R.J. Cutler's documentary about Anna And The Giant Magazine, The September Issue, may not really have a climax, but it has a number of great scenes. Like when designer Thakoon Panichgul (left/above) compares the Vogue editor to Madonna.
What becomes clear in the film is just how far Wintour's influence ranges within the domain of fashion. In addition to interceding with designers in order to appease retailers concerned with their collections' saleability, Wintour acts as a kind of kingmaker in other ways that far exceed the presumed ambit of her magazine. Thakoon, a young designer, was a runner-up in the Council of Fashion Designers of America/Vogue Fashion Fund Award, and in this clip, he's getting part of his prize: the chance to design a line of three white shirts for the Gap.
But it isn't the Gap creative director who's okaying Thakoon's designs. It's Anna Wintour. When, later in the movie, a journalist for the National Post asks him how it was to get that call from the Gap, Thakoon corrects her: He didn't get any call from the Gap. He got a call from Anna Wintour at Vogue. When the Spanish fast-fashion retailer Mango approaches Wintour about hiring a New York designer as a consultant, Wintour also pushes Thakoon. "Thakoon?" says a clearly jealous Oscar de la Renta, who notes that the Mango position pays extremely well. Wintour replies, "Thakoon."
André Leon Talley, is a man who must live by his own "aesthetics of style." In this scene, he's decked out in designer goods, emerging from his chauffeured car holding a Louis Vuitton racket case, a small Louis Vuitton trunk, wearing Damon Dash trousers, and a vintage 1960s Piaget diamond-encrusted tennis watch. A Louis Vuitton towel is draped over his Ralph Lauren polo shirt. "Miss Wintour inaugurated me into health," he explains, "She saved my life. I guess." Then he plays what could almost be mistaken for tennis.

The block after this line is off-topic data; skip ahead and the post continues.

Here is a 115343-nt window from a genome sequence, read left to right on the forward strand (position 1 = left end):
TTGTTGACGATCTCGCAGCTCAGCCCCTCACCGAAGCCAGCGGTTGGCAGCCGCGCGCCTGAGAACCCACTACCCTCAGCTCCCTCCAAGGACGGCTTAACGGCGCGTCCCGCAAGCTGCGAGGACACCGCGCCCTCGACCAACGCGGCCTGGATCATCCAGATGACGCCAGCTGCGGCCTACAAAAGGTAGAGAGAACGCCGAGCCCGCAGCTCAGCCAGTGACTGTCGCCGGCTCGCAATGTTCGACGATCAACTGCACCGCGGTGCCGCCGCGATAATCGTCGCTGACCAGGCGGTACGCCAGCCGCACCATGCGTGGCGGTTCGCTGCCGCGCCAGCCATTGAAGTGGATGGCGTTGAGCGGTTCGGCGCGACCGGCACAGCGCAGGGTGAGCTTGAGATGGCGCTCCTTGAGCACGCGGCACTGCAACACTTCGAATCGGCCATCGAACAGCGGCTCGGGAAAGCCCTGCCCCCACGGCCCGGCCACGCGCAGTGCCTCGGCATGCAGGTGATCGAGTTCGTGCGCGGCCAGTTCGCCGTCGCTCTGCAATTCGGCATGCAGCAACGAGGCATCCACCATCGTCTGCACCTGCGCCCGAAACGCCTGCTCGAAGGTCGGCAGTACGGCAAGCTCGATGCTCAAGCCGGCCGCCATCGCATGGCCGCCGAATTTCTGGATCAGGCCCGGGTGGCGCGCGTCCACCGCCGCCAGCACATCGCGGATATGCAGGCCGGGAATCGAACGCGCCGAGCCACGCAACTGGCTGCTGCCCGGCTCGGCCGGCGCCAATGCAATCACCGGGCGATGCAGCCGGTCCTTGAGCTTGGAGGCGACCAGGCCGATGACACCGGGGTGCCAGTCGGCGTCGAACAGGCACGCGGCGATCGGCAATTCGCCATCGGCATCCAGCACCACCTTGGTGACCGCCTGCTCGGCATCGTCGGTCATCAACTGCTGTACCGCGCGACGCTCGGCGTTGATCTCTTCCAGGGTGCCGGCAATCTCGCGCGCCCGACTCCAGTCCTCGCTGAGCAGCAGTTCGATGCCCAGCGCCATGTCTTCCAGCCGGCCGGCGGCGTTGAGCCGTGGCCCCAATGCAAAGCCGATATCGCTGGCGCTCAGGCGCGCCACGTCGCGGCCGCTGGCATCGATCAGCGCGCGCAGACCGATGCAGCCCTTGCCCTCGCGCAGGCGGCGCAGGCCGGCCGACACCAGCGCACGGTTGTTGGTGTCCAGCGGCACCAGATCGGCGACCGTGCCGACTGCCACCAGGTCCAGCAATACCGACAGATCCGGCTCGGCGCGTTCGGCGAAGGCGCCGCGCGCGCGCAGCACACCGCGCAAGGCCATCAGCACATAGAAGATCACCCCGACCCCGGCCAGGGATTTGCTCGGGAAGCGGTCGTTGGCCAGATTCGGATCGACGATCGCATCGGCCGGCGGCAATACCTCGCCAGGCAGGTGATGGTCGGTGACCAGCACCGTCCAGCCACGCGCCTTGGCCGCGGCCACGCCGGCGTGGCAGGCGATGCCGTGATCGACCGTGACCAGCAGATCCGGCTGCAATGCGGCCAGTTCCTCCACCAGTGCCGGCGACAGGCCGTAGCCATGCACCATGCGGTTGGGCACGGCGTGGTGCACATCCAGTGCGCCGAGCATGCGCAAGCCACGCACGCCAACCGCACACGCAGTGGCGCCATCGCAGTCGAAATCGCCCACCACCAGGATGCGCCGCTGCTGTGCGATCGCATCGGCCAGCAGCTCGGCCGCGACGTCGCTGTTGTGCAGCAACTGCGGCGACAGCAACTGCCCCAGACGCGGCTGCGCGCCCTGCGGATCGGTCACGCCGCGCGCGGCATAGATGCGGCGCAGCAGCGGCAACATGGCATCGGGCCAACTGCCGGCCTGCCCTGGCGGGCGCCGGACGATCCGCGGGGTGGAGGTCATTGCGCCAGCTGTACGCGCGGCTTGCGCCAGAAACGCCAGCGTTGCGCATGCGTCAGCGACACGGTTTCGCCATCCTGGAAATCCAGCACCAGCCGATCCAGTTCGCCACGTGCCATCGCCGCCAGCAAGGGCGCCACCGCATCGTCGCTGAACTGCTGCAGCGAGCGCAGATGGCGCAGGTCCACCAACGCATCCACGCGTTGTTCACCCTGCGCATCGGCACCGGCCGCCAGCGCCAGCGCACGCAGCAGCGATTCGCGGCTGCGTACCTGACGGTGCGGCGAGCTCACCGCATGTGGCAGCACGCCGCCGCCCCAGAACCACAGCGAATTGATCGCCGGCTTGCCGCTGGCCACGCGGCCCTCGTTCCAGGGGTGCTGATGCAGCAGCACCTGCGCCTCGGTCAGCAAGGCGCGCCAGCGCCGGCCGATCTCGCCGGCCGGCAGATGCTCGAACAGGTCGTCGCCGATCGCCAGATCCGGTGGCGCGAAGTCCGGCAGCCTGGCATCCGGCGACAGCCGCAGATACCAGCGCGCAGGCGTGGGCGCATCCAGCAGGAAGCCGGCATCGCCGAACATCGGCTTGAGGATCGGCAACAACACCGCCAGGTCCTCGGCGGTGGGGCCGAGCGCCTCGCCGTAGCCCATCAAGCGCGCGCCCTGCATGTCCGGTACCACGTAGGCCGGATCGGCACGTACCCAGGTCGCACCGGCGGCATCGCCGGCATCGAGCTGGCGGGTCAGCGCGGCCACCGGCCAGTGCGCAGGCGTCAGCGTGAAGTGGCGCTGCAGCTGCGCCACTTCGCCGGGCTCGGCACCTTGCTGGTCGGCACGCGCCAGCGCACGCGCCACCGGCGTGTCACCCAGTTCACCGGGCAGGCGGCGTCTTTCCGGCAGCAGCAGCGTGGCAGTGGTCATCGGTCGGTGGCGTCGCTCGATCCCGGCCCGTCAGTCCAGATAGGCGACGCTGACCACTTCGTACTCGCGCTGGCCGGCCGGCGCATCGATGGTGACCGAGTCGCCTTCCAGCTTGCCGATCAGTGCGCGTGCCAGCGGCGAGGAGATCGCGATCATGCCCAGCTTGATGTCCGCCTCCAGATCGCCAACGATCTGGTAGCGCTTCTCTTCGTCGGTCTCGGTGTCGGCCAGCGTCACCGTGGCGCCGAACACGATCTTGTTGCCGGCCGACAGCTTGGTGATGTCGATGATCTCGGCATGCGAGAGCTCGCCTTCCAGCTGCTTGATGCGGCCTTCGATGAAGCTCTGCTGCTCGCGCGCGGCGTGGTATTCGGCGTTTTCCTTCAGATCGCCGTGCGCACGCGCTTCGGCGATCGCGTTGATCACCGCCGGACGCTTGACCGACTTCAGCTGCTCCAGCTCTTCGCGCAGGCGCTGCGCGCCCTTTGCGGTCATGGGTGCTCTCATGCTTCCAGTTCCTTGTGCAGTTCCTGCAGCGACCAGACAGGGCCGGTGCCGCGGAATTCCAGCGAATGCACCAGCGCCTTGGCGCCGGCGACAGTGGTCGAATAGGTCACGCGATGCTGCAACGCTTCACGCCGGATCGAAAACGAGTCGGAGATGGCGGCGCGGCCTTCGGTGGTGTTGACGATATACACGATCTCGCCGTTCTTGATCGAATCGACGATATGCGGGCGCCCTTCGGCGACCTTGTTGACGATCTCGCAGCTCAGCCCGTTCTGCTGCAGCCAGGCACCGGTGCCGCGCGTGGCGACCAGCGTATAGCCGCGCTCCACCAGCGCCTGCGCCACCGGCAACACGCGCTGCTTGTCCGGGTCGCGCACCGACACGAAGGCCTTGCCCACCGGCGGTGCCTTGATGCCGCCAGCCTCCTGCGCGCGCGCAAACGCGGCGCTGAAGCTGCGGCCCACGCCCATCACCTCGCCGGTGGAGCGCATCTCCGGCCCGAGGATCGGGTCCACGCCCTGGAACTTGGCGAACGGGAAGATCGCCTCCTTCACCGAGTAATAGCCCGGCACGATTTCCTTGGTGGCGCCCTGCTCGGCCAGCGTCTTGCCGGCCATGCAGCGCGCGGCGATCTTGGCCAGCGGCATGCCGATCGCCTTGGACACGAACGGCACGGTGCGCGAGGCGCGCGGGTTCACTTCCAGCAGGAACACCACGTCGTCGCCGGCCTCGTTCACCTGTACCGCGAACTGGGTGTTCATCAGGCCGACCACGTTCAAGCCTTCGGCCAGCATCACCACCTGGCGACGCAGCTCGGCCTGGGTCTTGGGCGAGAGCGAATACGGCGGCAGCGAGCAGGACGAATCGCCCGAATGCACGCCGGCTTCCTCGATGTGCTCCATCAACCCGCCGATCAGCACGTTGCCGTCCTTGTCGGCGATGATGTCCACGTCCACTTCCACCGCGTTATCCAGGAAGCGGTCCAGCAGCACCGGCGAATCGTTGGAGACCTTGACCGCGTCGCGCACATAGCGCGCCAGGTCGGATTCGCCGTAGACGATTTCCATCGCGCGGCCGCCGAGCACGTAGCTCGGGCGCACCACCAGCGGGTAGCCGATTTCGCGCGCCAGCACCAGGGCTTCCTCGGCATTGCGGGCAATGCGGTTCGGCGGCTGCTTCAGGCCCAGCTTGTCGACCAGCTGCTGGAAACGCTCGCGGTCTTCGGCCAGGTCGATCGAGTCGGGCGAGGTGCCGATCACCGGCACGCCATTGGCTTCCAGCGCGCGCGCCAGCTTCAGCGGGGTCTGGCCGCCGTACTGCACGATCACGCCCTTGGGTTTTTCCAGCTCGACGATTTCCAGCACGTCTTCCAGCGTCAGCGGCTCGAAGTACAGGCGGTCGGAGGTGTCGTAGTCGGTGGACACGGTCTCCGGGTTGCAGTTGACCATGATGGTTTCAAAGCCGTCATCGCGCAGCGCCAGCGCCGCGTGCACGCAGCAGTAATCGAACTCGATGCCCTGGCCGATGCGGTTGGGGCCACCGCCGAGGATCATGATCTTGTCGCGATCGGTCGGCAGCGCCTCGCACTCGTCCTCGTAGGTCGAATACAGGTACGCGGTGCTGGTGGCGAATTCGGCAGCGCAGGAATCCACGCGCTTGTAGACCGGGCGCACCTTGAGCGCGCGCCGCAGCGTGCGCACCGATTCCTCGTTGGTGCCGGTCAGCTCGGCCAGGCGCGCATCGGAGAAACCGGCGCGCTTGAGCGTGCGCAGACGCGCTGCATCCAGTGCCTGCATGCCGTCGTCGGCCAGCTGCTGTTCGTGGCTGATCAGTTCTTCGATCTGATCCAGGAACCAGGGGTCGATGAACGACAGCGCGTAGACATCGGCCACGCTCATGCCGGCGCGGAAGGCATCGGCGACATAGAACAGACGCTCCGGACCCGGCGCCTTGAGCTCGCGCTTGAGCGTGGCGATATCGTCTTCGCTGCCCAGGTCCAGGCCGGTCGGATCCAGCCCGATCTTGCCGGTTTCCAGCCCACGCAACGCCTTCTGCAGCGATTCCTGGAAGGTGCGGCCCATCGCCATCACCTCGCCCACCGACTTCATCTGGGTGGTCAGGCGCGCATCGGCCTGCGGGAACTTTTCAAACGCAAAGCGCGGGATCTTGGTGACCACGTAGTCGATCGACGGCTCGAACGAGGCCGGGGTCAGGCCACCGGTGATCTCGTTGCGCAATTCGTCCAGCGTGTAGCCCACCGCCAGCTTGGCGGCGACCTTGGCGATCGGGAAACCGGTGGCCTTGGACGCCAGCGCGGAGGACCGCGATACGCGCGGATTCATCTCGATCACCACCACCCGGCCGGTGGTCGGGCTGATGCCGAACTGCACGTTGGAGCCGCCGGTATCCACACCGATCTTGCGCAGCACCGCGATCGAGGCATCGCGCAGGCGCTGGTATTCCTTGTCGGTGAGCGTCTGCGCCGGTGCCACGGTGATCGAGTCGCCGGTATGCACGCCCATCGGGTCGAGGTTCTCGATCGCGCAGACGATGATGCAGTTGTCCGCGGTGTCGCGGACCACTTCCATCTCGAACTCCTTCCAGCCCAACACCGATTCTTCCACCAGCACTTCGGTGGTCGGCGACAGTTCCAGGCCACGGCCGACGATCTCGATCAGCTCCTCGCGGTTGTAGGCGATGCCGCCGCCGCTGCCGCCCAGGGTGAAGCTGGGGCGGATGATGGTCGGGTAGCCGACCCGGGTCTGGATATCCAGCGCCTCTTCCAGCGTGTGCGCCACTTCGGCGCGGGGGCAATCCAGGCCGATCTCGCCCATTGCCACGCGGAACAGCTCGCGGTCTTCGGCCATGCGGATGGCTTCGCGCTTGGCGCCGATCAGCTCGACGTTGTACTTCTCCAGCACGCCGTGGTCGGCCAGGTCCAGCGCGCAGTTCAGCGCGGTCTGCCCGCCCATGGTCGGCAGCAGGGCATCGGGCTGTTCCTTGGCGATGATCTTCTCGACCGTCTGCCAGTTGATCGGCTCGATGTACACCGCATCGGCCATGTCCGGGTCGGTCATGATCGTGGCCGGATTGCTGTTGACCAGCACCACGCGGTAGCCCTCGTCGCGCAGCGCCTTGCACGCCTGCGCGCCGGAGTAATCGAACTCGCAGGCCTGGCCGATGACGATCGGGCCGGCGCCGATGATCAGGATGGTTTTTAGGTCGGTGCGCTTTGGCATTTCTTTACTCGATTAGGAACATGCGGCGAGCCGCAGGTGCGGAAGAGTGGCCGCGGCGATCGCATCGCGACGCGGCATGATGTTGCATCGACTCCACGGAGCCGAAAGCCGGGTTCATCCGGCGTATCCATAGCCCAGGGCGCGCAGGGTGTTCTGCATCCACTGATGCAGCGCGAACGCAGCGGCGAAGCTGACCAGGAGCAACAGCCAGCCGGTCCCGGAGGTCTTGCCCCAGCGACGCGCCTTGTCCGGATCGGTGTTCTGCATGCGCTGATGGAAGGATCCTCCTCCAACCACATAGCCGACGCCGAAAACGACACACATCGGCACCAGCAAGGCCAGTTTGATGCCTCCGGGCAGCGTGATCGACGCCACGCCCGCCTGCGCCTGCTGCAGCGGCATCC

But the woman who steals this quiet, ploddingly paced movie is stylist Grace Coddington. Although it's a little hard to pick a winner among the Wintour and Coddington duo — in truth neither has the kind of aesthetic sense that commands much awe, as any Vogue reader has seen from Coddington's borderline cheesy styling and conceptualization (especially in her frequent "fairytale" shoots), and from Wintour's predilection for running stonkingly unimaginative spreads with models jumping in head-to-toe runway looks in front of gray backdrops. But Coddington doesn't have to be remade as, as one source calls her in a nice bit of hyperbole, "the greatest living stylist" in order for the movie to work.
To be Wintour's foil, she just has to be her reflective, sensitive, eyes-open self. Standing there on the steps of Versailles, with the wind in her hair and her boss far away, Coddington is likable and one feels that she has earned the viewer's respect.